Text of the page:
The shift to an online learning environment last spring required an increase in virtual communication through websites, email, and social media—and intensified the university’s focus on promoting accessible materials.
Some students with disabilities have found the transition to virtual learning environments during COVID-19 to be freeing and flexible, leading advocates to wonder which accommodations might endure well beyond the pandemic.
Anna Landre plans to use the scholarship to study policies that could open up new opportunities for people with disabilities.
In the absence of clear federal guidelines for how to make online education accessible for all, disability rights advocates are calling on educators to be mindful of student needs, follow best practices, and get creative as they navigate the switch to distance learning.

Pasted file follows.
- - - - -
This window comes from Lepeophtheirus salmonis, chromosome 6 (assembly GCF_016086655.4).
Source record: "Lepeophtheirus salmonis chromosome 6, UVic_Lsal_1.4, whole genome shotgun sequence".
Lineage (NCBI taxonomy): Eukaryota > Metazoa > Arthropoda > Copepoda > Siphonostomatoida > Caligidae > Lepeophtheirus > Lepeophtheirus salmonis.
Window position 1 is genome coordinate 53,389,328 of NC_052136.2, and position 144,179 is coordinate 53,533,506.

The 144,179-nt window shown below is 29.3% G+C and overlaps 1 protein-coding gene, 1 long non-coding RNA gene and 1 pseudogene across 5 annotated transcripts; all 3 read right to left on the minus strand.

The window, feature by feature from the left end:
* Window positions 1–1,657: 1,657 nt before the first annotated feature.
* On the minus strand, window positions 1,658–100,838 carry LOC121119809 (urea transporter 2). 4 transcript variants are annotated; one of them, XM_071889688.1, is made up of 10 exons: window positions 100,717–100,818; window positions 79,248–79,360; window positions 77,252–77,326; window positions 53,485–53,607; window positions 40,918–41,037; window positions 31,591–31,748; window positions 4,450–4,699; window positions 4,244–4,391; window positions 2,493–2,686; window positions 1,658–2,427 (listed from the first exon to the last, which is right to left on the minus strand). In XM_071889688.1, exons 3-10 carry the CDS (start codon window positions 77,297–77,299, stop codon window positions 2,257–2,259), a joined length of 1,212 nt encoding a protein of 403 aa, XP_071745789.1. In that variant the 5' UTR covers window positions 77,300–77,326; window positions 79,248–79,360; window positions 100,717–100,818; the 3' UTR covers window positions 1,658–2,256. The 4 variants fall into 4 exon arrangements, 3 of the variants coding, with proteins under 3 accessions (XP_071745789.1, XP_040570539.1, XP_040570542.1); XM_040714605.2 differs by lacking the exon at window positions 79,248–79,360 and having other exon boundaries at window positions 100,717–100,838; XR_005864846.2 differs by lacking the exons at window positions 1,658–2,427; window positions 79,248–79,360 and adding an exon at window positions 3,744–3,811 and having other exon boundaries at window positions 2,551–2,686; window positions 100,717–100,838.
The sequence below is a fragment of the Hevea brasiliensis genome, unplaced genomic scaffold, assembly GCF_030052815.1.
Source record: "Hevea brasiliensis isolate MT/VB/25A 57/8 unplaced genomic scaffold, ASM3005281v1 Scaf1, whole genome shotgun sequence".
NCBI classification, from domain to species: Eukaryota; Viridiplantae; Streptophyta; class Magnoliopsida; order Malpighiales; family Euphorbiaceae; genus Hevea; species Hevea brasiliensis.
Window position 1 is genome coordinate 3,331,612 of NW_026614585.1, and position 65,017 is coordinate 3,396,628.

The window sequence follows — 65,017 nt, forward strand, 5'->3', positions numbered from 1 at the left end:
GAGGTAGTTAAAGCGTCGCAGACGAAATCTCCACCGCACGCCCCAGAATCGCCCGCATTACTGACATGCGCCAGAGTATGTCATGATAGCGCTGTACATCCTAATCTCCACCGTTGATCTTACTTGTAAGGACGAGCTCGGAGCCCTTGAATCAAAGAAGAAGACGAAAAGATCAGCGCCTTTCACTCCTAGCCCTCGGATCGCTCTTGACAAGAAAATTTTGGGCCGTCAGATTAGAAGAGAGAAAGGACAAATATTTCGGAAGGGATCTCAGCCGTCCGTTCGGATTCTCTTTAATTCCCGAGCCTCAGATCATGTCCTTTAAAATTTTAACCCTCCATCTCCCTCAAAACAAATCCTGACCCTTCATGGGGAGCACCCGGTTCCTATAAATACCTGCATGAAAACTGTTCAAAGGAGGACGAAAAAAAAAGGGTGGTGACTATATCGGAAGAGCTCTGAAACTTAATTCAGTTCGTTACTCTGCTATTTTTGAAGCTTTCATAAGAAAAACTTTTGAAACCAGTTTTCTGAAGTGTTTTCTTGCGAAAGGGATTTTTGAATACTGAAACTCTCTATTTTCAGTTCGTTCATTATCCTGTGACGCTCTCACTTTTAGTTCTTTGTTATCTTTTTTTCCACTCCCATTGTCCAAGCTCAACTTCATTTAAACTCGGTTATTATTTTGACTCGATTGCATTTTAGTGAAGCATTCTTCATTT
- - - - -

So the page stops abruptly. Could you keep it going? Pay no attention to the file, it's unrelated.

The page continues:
Schools are partnering with AI companies to process accessibility requests, assist professors and translators, and personalize learning.
The Washington Post recently profiled Georgetown University sophomore Anna Landre and her call to view disability as a core part of a person’s identity, rather than a deficit to overcome.
A significant increase in college programs and funding for students with intellectual disabilities offers social/emotional growth and job opportunities.